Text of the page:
The Brutalist Long Beach Bathing Pavilion on the foreshore of Long Beach, Sandy Bay is an integral part of this popular recreation area, nestling into the bank and protected from the suburban vehicular traffic by a row of well-established pine trees. Designed to replace the old bathing sheds on the site, the pavilion was intended to accommodate a restaurant at the first floor, but this was never built.
Emphasising honesty in the expression of materials, Brutalism presents bulky concrete forms in antithesis to the sleek cladding of modernism that came before it. The irony of this “romantic” return of honesty and integrity in “brutally frank” buildings was the precision required to construct the concrete formwork. And so this bathing pavilion is more a sculpture than a building. Its pre-cast concrete panel relief by artist Ronald Sinclair is 27.5m long and was cast in the beach sand right in front of the pavilion using hairspray to protect the sand moulds from the pressure of casting. The relief directly references the foreshore, recalling the apparently aimless sand constructions often found along the beach.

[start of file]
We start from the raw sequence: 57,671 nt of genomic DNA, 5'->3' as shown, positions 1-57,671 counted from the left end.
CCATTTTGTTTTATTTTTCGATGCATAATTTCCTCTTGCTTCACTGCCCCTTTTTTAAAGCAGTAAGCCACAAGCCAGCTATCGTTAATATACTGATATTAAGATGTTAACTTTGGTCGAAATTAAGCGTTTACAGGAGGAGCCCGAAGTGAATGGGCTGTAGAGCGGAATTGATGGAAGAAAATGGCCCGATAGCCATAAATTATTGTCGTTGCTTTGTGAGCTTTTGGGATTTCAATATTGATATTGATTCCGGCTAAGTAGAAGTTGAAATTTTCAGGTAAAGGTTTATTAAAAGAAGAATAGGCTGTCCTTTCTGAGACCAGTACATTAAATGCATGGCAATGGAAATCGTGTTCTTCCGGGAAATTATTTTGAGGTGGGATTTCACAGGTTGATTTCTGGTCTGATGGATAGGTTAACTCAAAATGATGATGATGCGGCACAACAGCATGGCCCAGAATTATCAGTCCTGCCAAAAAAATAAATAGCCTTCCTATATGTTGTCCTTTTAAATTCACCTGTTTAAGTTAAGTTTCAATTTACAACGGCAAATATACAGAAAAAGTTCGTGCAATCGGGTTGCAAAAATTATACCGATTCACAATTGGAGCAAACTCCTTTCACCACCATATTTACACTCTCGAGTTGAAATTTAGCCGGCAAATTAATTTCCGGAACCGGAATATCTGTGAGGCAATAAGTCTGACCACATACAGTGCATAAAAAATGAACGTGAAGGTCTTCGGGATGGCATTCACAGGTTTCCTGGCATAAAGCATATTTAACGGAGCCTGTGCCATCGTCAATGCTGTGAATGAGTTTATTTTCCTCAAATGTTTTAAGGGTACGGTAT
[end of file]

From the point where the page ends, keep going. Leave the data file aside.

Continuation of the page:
Address: Long Beach, Sandy Bay
Highlights: Ronald Sinclair's 1960s motifs, cast in concrete in the sand using hairspray
Building specs: Type: Brutalist bathing pavilion. Year Built: 1962. Architects: Hartley Wilson and Bolt